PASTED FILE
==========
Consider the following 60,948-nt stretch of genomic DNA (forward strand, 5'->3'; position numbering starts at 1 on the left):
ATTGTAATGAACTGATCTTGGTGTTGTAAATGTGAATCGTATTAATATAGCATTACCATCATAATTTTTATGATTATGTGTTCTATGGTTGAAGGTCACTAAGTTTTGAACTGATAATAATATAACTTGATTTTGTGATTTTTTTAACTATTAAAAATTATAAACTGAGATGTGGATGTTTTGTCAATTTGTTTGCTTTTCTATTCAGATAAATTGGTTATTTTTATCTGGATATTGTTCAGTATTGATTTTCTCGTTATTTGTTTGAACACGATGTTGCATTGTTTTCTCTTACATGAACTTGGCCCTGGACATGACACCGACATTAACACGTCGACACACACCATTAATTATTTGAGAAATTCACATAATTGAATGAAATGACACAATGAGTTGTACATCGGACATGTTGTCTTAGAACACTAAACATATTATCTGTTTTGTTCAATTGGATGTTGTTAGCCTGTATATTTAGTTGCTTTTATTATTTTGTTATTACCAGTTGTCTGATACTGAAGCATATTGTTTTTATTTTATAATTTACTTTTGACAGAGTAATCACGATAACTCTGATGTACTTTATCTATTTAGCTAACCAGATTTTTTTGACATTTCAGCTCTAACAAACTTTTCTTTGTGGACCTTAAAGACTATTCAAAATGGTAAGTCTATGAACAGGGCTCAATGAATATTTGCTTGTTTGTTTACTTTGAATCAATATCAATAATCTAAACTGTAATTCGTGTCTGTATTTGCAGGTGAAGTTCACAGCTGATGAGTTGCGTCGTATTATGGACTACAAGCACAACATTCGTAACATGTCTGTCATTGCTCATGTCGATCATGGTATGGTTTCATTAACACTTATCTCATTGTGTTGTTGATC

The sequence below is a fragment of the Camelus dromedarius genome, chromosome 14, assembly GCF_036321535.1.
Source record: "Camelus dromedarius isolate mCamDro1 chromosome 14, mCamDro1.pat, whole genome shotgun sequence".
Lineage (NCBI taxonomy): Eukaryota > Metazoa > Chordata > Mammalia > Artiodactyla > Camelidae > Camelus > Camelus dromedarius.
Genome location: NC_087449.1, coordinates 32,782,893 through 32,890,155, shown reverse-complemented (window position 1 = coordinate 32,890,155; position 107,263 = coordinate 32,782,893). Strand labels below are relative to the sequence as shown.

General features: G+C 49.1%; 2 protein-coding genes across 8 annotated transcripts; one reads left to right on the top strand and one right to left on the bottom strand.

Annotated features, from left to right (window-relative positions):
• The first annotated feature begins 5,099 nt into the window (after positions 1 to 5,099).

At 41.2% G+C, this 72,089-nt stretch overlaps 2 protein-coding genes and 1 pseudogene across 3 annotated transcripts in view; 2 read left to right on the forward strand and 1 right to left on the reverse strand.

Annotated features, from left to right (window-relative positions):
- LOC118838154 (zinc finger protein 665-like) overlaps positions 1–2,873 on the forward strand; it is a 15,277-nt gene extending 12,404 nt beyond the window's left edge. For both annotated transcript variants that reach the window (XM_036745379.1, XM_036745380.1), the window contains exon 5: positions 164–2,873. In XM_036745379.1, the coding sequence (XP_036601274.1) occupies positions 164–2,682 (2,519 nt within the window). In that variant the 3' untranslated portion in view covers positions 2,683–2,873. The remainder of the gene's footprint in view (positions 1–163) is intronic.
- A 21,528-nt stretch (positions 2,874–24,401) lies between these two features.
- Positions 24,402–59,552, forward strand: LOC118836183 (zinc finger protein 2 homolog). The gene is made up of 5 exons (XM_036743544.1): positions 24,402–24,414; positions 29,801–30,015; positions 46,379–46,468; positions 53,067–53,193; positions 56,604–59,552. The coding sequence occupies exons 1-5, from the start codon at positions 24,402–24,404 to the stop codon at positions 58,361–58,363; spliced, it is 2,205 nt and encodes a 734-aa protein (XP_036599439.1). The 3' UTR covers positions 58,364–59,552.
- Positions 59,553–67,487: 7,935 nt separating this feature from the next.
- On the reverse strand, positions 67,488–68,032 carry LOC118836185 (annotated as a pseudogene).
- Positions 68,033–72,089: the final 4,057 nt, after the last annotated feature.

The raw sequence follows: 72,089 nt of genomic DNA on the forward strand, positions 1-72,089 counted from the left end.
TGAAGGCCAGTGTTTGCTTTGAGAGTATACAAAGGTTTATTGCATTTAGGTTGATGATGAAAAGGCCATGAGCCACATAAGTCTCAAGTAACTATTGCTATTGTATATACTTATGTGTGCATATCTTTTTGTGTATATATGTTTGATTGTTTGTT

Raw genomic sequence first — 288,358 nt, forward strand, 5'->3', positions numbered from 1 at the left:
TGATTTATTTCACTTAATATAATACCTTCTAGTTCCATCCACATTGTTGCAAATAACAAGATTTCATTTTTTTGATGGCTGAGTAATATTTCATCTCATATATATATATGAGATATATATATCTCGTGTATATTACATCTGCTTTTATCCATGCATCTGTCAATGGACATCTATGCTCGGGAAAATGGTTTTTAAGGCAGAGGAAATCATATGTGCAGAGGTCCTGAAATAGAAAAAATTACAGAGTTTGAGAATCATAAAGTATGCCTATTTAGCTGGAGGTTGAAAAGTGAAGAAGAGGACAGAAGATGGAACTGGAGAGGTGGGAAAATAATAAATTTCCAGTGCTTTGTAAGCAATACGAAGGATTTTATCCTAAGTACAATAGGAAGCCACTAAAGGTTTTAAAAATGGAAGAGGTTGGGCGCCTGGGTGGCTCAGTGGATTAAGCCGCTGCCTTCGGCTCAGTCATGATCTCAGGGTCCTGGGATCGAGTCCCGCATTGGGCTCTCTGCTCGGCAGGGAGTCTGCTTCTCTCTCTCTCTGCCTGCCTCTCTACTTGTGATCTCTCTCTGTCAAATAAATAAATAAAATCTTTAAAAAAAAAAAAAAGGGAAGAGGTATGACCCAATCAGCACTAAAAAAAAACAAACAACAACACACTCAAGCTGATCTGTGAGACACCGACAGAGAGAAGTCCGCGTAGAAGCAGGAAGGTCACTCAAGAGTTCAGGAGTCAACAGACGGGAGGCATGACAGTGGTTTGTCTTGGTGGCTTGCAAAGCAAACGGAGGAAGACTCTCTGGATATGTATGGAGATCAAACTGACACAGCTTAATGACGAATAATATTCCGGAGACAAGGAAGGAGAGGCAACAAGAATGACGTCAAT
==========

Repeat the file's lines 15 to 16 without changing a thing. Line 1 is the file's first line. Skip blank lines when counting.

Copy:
- Positions 59,553–67,487: 7,935 nt separating this feature from the next.
- On the reverse strand, positions 67,488–68,032 carry LOC118836185 (annotated as a pseudogene).